And on the rare occasion I am home, I’m disoriented, jet-lagged, run down. I’m not jumping awake in the mornings, as I usually do, excited to start the day, but pounding the snooze button. I struggle to focus in practice, which makes me frustrated and angry, which in turn causes me to play worse. This, of course, only adds to the frustration, and so the cycle perpetuates itself. The worse I play, the more I push; the more I push, the worse I play. Instead of reading, I’m watching more film. Instead of resting, I’m practicing again, pushing, pushing, pushing.
In Zen, there is a concept of a problem derived from “too much willful will.” In essence: Trying too hard. Real breakthroughs come when you’re not so controlling, when you let go.
I wasn’t letting go. Gone, then, is the ineffable joy every time I step on the sand, replaced instead by the dull monotony of work work work.
Since when did beach volleyball become work?
Since when did I ever struggle with the mental side of life?
Somewhere along the lines, beach volleyball, a source of constant fulfillment, happiness, joy, became a job, a mission, a task to be achieved, a box to check.
This happened slowly, surreptitiously, without my realizing it. Snuck up on me. Now here I am, measuring my life’s value out of the results of these beach volleyball matches, and not the growth I have come to prize.
It is no way to view life.
This is not uncommon among athletes. Twice this season, I’ve read Wright Thompson’s The Cost of These Dreams, a book chronicling the stories of athletic icons who pursue greatness — greatness that comes, as the title suggests, with a cost. I read Thompson’s profiles on Michael Jordan and Tiger Woods, Pat Riley and Lionel Messi, all men I look to as fulcrums of athletic success, all men who were deeply flawed.
The need to win consumed them.
“His whole life,” Thompson writes about Jordan, “has been about proving things, to the people around him, to strangers, to himself. This has been successful and spectacularly unhealthy… It is this appetite to prove — to attack and to dominate and to win — that killed him.”
Reading this sentence is perhaps the only time I will relate to Michael Jordan.
I re-read Andre Agassi’s phenomenal memoir, Open, and see the same theme arise again: An all-consuming longing to prove, to win, a force so powerful he retired once, in the strangest of ceremonies. He lost, and simply gave away his rackets to a homeless man in New York City.
I can’t say I haven’t debated giving all my volleyballs to Katie Spieler’s club in Santa Barbara.
Haven’t we all?
These stories, though, leave me with a question: How do I change the narrative? How do I reverse this little funk?
Woods didn’t. Jordan didn’t. Riley didn’t.
“You know the greatest lie in the world?” Thompson finishes his story on Riley. “Pat’s retiring to Malibu.”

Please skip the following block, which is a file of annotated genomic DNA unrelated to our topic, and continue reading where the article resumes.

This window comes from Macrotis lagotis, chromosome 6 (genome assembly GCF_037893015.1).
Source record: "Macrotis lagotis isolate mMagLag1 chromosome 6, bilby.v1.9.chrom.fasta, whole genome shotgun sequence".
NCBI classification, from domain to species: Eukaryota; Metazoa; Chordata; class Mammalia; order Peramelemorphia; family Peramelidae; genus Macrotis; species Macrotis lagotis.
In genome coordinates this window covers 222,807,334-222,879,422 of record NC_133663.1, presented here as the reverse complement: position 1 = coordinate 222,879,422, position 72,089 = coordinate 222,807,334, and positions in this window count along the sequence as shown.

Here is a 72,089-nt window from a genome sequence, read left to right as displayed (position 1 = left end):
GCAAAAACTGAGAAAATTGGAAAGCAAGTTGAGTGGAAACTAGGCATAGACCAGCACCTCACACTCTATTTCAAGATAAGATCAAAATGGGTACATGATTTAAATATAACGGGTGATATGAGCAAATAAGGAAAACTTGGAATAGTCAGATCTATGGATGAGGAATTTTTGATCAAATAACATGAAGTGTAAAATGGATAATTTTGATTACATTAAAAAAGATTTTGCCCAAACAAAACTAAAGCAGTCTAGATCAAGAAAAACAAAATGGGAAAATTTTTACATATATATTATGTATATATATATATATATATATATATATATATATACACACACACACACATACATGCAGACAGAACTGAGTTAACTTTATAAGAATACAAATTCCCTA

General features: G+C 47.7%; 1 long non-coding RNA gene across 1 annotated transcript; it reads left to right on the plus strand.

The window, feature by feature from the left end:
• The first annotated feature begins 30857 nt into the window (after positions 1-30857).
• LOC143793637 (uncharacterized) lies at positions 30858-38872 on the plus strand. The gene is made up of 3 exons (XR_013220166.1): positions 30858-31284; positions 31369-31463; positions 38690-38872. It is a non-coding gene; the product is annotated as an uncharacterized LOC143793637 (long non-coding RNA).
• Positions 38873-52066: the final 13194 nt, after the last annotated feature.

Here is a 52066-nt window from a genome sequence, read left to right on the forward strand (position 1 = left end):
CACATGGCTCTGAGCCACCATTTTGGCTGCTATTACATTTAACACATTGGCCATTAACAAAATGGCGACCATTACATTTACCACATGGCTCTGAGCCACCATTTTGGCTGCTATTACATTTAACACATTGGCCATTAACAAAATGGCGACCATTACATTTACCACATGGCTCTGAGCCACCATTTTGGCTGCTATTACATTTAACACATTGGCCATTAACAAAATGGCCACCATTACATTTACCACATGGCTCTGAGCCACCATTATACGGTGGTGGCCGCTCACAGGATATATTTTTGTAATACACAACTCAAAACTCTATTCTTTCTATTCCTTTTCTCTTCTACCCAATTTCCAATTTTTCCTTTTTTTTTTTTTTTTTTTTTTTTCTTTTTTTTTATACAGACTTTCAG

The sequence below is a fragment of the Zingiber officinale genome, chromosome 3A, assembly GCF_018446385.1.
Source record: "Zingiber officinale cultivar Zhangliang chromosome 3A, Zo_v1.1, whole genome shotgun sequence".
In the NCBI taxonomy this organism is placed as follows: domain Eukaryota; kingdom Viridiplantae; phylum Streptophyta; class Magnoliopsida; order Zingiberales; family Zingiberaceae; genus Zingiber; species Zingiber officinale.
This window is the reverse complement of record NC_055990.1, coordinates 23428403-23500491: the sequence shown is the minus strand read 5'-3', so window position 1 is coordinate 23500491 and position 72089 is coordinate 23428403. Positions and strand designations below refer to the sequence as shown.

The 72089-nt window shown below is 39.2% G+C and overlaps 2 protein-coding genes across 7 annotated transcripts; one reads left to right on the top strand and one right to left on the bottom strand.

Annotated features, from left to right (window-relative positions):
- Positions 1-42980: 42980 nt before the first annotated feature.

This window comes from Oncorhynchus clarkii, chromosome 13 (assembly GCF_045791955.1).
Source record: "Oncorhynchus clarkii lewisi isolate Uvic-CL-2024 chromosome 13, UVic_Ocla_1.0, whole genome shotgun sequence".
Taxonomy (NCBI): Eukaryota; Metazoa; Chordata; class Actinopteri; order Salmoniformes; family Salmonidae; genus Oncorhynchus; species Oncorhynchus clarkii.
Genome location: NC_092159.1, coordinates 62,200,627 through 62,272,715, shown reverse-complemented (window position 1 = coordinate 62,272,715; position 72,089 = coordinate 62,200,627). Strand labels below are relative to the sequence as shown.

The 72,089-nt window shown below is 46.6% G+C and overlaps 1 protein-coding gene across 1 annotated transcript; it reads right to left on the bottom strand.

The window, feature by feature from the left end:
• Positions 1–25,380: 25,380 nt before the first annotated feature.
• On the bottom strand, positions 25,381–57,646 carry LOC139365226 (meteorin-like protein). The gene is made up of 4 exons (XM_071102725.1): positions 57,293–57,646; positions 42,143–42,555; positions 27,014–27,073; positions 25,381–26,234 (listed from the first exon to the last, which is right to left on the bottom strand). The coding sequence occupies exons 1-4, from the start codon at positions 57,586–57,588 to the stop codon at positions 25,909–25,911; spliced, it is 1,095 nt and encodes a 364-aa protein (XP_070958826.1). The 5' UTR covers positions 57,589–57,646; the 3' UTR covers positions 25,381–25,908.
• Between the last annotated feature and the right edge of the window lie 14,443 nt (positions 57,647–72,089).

Winning consumed them, controlled them, broke them.
Winning was their master, and they were slaves to it.
I wasn’t winning but I needed to. I needed it so bad I was ignoring everything else around me, and my foundation was crumbling because of it. I was self-aware enough to feel it, to know something was off. I’d practically flog myself in my journals, reminding myself to be grateful, to enjoy it, to love it.
I knew what a blessed life I was living: Traveling the world, playing beach volleyball, forging wonderful relationships all over the globe, piling up unbelievable experiences. The problems I had were not anything close to resembling a real problem.
I wasn’t a heart surgeon. I was a beach volleyball player, for crying out loud.
So what was the problem?
I understand the value of the process, of enjoying the process, of loving the process. It’s even been studied, by behavioral psychologist Katy Milkman, who tracked endurance athletes, seeking the common traits that enabled them to finish their races: “We actually do much better in terms of creating long-term behavior change if we find ways to make the thing that’s good for you more fun and inherently enjoyable,” she found in a study. “That’s a major lesson for me.”
Milkman doesn’t mean fun in the Little League baseball kind of way, where no matter what happens, we’re getting ice cream and pizza afterwards. Matt Fuerbringer described the type of fun she referenced when we had him on the podcast: “You gotta make it fun. There’s a grind to it, always a grind to it, but if you can make it fun to learn that skill, it makes it a little better to do. That’s the fun shit, when you’re in it. I tell my kids all the time that when you go home, and you tell your parents that practice was OK, then you didn’t have a good practice.
“But if you went home, and you tell a story about something you did at practice because you were so locked in, and you’re on that, when I say have fun, I’m not saying laugh. I’m not telling you smile after you get blocked. What I’m telling you is respect that guy that blocked you, and be so focused and so locked in that you go back at it, and you’re not beating yourself up. Focus would be more fun to me than laughing. Respect that focus. Respect all that work that it takes to be great, and enjoy that.”
Yet so discouraged had I become throughout all this losing that I also lost focus. I was no longer locked in and dialed in practice; I was zombie-walking through the motions. It’s not just that we were losing, but we were losing without value. We weren’t growing from losses, extracting lessons to be implemented in the next practice, the next match. We were regressing. Tournaments had become a sinister groundhog’s day, us losing in the same manner, over and over and over again.